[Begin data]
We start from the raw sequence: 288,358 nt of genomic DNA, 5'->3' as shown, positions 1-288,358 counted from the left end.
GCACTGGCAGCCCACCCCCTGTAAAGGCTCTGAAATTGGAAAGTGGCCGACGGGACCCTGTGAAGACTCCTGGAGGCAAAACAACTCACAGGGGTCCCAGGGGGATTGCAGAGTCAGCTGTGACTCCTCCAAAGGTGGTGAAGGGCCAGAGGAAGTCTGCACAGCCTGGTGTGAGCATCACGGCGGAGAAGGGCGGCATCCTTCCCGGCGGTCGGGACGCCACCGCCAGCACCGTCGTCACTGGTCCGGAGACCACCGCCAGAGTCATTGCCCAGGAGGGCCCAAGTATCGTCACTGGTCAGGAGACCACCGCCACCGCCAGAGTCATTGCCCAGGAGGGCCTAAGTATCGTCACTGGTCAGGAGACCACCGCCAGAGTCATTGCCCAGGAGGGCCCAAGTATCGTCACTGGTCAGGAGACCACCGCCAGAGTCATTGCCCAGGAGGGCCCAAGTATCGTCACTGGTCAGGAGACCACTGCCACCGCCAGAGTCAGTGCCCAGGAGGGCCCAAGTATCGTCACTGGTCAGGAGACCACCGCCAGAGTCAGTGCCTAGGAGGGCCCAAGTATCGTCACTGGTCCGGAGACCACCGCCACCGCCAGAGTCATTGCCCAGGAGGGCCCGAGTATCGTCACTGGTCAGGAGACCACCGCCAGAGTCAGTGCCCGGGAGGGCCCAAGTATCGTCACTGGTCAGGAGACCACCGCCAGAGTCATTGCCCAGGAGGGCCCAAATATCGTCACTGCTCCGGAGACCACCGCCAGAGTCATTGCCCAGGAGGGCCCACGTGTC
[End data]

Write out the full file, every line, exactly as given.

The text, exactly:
We start from the raw sequence: 288,358 nt of genomic DNA, 5'->3' as shown, positions 1-288,358 counted from the left end.
GCACTGGCAGCCCACCCCCTGTAAAGGCTCTGAAATTGGAAAGTGGCCGACGGGACCCTGTGAAGACTCCTGGAGGCAAAACAACTCACAGGGGTCCCAGGGGGATTGCAGAGTCAGCTGTGACTCCTCCAAAGGTGGTGAAGGGCCAGAGGAAGTCTGCACAGCCTGGTGTGAGCATCACGGCGGAGAAGGGCGGCATCCTTCCCGGCGGTCGGGACGCCACCGCCAGCACCGTCGTCACTGGTCCGGAGACCACCGCCAGAGTCATTGCCCAGGAGGGCCCAAGTATCGTCACTGGTCAGGAGACCACCGCCACCGCCAGAGTCATTGCCCAGGAGGGCCTAAGTATCGTCACTGGTCAGGAGACCACCGCCAGAGTCATTGCCCAGGAGGGCCCAAGTATCGTCACTGGTCAGGAGACCACCGCCAGAGTCATTGCCCAGGAGGGCCCAAGTATCGTCACTGGTCAGGAGACCACTGCCACCGCCAGAGTCAGTGCCCAGGAGGGCCCAAGTATCGTCACTGGTCAGGAGACCACCGCCAGAGTCAGTGCCTAGGAGGGCCCAAGTATCGTCACTGGTCCGGAGACCACCGCCACCGCCAGAGTCATTGCCCAGGAGGGCCCGAGTATCGTCACTGGTCAGGAGACCACCGCCAGAGTCAGTGCCCGGGAGGGCCCAAGTATCGTCACTGGTCAGGAGACCACCGCCAGAGTCATTGCCCAGGAGGGCCCAAATATCGTCACTGCTCCGGAGACCACCGCCAGAGTCATTGCCCAGGAGGGCCCACGTGTC